You, therefore, have no excuse, you who pass judgment on someone else, for at whatever point you judge the other, you are condemning yourself, because you who pass judgment do the same things.
Then Paul introduces the groundwork for an argument that he spends much of the book developing, based on what he understands about the OT scriptures. Men have always gone away from God, even though they knew the correct way to go. They have perpetually become "given over" to the way of darkness, even by that which they claimed to possess righteousness before God. Chapter 2, verse 1 concludes this observation by the introduction of a key reality. Of course he is mainly aiming at the Jews in all of this, which makes sense being a Pharisee—his entire mind set would have been culturally conditioned by his identity in that regard. However what Paul had living inside him extended out past the Jew/Gentile reality and it applies to men not in a religious (Jewish) sense, but in the practical reality of everything human, including philosophy and psychology, because every way man is applies to how God made him to be. Being Jewish just happened to be a huge part of Paul's life, which is why he's always talking about the law and fighting the Jews, whom he knew to be wrong. In the same way we know the christians to be wrong because they don't know who God is—they cannot know because that ability to know left the earth, so all there is now is just a generic adherence to whatever the animal can find an agreement in since the power that drove Paul left and is gone.
The problem with the humans who claim to know the way to God is that they always want to make everything having to do with God into specialized religious matter, or else it doesn't seem to be valid. The truth of God, when the son begins to know it, applies to the whole of him, and addresses problems that aren't at all "religious," or about good and bad humans. The son knows that all the humans (including themselves) are bad because they all are driven and led by the enemy of God, which keeps them unclean because it defines them as mere animals who cannot come near Him. The fundamental reality of man goes back to Adam and God, which is a relationship between a Father and a son, not a religious story.
Although they claimed to be wise, they became fools and exchanged the glory of the immortal God for images made to look like mortal man and birds and animals and reptiles.
The universal law of God is an understanding of Him, a recognition of His awesome greatness that displays thankfulness and a truly grateful heart. The basis of this general violation of the more universal laws of God, that is, an unspoken law that exists in men's hearts, is found in the inevitable hypocrisies of men who claim to be wise, who claim to have a hold on the truth, and who allow that to be something they hold up as that which makes them special to God. Actually all they are is special to themselves, because they're driven to be that way as a matter of survival. The validation they get from other humans means they aren't getting it from God, because He doesn't share that way—that's the way of men who think they can lay a claim on Him and make Him work for them, to get what their animal nature craves and yearns for: acceptance, honor, validation and respect from the other humans.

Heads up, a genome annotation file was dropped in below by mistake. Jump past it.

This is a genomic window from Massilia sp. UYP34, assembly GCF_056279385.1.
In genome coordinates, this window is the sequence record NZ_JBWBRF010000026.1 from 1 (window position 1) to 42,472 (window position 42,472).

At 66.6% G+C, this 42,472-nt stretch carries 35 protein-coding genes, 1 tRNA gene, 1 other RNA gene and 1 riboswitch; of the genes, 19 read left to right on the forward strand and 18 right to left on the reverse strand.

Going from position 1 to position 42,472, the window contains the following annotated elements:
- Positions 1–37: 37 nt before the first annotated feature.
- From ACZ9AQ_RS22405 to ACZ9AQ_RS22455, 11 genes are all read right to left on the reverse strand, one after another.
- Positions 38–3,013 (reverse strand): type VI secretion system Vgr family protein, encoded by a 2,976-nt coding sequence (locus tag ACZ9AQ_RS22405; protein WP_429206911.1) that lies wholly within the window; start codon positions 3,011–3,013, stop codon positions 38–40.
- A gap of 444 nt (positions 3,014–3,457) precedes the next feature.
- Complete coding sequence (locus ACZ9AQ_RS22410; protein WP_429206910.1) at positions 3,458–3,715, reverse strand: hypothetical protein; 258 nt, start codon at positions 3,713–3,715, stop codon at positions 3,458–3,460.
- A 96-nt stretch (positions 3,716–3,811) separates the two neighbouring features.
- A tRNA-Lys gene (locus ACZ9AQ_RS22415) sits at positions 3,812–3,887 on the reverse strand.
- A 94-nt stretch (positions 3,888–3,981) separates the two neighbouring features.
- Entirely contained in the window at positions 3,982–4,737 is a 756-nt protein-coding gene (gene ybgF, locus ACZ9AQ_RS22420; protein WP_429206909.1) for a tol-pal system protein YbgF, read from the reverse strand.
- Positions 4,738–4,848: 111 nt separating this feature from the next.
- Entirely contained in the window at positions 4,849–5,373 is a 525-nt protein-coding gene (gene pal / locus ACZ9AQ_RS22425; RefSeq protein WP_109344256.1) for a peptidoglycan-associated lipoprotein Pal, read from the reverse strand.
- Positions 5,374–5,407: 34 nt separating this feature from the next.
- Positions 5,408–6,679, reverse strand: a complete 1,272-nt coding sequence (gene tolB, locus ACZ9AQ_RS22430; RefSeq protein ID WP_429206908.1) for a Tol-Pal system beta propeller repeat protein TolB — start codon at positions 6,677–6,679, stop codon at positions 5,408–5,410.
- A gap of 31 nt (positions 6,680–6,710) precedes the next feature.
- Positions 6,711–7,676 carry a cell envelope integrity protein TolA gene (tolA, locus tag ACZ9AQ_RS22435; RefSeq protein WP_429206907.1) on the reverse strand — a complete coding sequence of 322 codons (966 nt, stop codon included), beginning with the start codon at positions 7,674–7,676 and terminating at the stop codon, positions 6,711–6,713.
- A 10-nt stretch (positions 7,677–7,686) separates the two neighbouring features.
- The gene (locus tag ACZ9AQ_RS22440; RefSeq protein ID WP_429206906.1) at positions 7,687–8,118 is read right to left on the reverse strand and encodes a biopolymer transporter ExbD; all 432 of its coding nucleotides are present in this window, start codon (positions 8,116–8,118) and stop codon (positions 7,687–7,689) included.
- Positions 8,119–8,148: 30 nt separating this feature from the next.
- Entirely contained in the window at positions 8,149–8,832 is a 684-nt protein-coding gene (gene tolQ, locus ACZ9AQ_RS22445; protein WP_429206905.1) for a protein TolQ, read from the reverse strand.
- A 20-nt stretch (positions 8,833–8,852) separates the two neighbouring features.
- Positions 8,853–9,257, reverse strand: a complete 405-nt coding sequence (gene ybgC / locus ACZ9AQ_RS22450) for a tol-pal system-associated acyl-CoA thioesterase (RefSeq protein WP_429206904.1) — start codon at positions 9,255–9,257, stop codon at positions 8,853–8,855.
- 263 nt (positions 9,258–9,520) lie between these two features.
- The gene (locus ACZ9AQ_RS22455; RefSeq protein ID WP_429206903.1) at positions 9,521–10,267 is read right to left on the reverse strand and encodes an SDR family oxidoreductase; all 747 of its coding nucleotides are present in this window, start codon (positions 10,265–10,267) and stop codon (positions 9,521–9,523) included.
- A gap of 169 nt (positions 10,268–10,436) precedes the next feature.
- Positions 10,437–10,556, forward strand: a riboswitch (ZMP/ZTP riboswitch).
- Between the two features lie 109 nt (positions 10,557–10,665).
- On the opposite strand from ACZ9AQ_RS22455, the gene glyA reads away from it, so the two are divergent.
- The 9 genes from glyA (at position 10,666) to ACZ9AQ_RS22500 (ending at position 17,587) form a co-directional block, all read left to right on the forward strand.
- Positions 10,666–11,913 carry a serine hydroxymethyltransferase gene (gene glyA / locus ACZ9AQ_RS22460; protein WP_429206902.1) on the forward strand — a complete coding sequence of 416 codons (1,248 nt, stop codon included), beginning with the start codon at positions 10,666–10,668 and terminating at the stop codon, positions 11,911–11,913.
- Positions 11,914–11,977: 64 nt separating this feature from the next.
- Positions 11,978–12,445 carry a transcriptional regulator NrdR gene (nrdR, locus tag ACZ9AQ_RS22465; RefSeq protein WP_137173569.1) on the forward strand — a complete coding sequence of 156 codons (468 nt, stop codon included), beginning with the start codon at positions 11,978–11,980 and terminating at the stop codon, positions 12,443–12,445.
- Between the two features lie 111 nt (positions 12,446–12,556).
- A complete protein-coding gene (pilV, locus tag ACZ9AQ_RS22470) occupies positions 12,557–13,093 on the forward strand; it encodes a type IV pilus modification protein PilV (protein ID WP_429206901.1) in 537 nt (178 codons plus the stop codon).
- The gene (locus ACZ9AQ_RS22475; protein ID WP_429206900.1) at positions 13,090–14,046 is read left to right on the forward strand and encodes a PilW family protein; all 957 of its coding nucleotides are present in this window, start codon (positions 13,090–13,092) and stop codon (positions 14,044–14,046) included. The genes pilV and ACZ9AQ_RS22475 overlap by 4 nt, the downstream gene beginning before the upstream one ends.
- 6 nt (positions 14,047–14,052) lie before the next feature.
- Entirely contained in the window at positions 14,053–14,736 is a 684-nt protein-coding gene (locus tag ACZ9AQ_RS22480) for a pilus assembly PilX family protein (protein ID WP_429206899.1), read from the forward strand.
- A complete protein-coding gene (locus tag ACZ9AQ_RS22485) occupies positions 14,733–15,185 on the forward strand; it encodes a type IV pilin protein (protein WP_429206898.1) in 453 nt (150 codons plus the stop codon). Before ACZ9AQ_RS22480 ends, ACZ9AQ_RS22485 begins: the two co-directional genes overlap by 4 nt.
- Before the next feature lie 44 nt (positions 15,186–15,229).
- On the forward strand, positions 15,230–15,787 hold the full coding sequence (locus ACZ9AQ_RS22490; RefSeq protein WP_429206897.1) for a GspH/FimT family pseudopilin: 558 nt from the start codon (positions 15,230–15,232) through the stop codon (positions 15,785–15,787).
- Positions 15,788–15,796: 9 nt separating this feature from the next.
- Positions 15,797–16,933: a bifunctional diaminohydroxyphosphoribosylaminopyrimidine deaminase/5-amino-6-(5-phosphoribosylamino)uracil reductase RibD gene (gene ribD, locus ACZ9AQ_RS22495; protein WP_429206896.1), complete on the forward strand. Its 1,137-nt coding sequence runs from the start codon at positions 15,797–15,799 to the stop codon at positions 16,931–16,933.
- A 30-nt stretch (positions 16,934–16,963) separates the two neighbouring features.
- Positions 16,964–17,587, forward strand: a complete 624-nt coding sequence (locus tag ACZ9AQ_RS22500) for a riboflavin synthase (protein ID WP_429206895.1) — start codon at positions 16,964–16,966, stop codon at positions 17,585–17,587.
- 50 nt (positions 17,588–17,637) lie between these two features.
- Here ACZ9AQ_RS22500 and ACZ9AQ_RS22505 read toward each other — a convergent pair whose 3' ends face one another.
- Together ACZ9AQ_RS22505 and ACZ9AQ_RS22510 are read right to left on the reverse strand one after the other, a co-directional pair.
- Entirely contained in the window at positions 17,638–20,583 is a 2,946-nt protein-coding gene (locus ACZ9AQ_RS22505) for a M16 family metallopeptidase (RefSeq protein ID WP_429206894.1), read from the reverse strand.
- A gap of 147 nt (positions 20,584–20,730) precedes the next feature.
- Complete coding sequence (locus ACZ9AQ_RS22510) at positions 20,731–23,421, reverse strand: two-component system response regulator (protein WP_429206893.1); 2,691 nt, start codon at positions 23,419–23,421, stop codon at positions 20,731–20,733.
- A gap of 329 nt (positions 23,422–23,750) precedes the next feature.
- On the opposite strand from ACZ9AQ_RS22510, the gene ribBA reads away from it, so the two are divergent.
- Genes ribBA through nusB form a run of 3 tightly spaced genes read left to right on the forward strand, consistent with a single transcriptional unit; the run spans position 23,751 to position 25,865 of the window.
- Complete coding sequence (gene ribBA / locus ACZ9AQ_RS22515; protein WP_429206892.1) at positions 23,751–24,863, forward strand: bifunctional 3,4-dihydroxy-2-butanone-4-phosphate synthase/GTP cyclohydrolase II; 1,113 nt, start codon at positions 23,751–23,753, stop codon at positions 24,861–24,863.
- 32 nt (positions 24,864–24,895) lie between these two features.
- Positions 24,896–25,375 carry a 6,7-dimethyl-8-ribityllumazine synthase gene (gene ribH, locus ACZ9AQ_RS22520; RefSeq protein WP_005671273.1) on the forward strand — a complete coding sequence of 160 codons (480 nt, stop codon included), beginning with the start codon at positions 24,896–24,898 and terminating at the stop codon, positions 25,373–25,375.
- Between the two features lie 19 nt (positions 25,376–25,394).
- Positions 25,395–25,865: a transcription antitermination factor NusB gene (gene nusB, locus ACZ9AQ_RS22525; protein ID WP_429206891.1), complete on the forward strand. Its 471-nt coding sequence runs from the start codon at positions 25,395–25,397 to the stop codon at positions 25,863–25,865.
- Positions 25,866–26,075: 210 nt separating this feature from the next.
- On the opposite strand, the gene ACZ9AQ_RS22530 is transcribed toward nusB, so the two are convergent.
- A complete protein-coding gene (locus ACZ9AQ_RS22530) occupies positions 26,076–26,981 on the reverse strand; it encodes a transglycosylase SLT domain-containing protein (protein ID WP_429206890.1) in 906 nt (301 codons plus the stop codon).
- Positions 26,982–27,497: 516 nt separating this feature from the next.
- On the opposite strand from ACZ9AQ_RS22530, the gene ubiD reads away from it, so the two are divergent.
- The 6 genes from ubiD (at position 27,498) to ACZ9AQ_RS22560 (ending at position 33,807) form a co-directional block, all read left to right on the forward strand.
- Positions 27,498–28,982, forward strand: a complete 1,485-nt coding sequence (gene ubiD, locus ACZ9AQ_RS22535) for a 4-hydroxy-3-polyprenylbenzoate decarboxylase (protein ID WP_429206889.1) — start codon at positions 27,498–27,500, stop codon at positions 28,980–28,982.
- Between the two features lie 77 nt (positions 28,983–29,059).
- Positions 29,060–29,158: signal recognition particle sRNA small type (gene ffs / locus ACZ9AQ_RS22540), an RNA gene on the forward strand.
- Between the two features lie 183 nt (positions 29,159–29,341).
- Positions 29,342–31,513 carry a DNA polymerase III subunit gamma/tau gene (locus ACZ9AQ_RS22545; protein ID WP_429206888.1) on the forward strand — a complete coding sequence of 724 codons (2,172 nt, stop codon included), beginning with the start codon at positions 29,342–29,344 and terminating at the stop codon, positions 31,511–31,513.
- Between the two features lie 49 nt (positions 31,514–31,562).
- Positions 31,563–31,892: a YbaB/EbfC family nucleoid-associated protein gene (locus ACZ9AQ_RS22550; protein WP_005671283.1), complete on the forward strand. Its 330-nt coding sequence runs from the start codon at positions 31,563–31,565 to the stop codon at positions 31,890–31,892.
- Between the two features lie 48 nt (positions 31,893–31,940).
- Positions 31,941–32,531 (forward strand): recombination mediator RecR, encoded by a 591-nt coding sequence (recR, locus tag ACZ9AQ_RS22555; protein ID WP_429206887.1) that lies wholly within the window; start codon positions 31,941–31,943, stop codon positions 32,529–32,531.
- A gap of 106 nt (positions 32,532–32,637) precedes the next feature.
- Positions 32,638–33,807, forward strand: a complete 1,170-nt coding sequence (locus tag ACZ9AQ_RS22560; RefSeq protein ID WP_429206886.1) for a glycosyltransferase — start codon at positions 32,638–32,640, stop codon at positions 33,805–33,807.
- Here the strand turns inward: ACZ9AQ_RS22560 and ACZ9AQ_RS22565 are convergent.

The dilemma is that although they claim to be wise, they become fools and end up giving the glory due to God to something or someone else (themselves). They violate these unspoken laws of God, that which lives in their hearts, while at the same time holding up another set of laws as something which can save them, that which they say they do not violate. Paul, though, claims that even these laws, about which the Jews claim to be experts and obey—more importantly try to make others obey—they invariably can not be true to. Because they are based on the truth of God, the unspoken things and the reason God gave them in the first place, they violate these more important truths which hold sway over the others.
He sets up an actual good/evil duality in 2:7, good being those who "seek glory, honor and immortality," not for themselves but for God and His true family, which reinforces what he already mentioned, those who "neither glorified him as God nor gave thanks to him." Evil were those who "self-seekingly reject the truth." Evil, in Paul's thinking, isn't necessarily someone who violates certain details of the law, as the Jews assumed; nor was good someone who necessarily kept them. Good was someone who may have kept them or not kept them, but only because of the motivation in his heart in why he wanted to do either—to do the will of God over and above everything, even what is considered acceptable and right.
Here are my mother and my brothers. For whoever does the will of my Father in heaven (whom you can't see, not like man who is natural) is my brother and sister and mother.
The righteous man kept the law because of his motivation to seek the glory and honor of God, not because doing it would get him something (self-seekingly become right with God who would give him what he wants, for himself). David, who loved the law because he saw the secret things hidden within it, is our example. He looked through the law and was able to see why He gave it and what His motivations were in doing so—the heart of God—for the sake of the hidden family of sons. Everything is for the family, for the Father's sake, which is the story of Jesus' life and why he is important, because his allegiance wasn't to or for himself, but all for the Father and His family of true sons, whom he recognized in the OT words as his true brothers, not merely those who called themselves Jews because that served them to do it.
Sacrifice and offering you did not desire, but my ears you have pierced;